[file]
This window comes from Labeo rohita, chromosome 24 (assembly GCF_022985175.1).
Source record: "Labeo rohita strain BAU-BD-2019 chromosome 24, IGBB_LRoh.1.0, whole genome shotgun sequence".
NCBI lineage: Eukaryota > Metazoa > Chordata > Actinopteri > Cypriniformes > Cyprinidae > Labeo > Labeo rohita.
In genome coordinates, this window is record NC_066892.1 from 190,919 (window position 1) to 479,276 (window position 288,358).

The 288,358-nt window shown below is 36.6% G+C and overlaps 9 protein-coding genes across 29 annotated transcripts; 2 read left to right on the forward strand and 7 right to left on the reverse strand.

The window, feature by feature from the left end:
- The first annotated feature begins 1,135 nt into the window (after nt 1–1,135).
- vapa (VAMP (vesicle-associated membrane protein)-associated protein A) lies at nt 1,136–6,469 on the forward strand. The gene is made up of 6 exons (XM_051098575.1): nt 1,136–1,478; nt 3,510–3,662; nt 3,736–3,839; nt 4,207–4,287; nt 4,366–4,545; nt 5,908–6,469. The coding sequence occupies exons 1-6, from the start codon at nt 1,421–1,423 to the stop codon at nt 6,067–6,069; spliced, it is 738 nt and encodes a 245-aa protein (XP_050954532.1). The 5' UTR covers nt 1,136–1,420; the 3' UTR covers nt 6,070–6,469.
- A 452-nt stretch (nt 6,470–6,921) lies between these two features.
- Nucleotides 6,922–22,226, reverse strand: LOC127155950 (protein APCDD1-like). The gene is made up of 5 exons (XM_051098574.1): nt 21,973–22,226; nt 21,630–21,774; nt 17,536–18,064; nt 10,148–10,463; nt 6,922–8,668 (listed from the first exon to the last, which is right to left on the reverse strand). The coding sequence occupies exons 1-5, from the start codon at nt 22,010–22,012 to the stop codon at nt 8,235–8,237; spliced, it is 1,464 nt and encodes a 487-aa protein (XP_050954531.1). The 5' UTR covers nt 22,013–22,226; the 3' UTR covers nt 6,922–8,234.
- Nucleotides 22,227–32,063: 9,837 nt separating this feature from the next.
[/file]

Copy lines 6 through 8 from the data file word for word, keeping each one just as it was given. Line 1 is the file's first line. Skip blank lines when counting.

The window, feature by feature from the left end:
- The first annotated feature begins 1,135 nt into the window (after nt 1–1,135).
- vapa (VAMP (vesicle-associated membrane protein)-associated protein A) lies at nt 1,136–6,469 on the forward strand. The gene is made up of 6 exons (XM_051098575.1): nt 1,136–1,478; nt 3,510–3,662; nt 3,736–3,839; nt 4,207–4,287; nt 4,366–4,545; nt 5,908–6,469. The coding sequence occupies exons 1-6, from the start codon at nt 1,421–1,423 to the stop codon at nt 6,067–6,069; spliced, it is 738 nt and encodes a 245-aa protein (XP_050954532.1). The 5' UTR covers nt 1,136–1,420; the 3' UTR covers nt 6,070–6,469.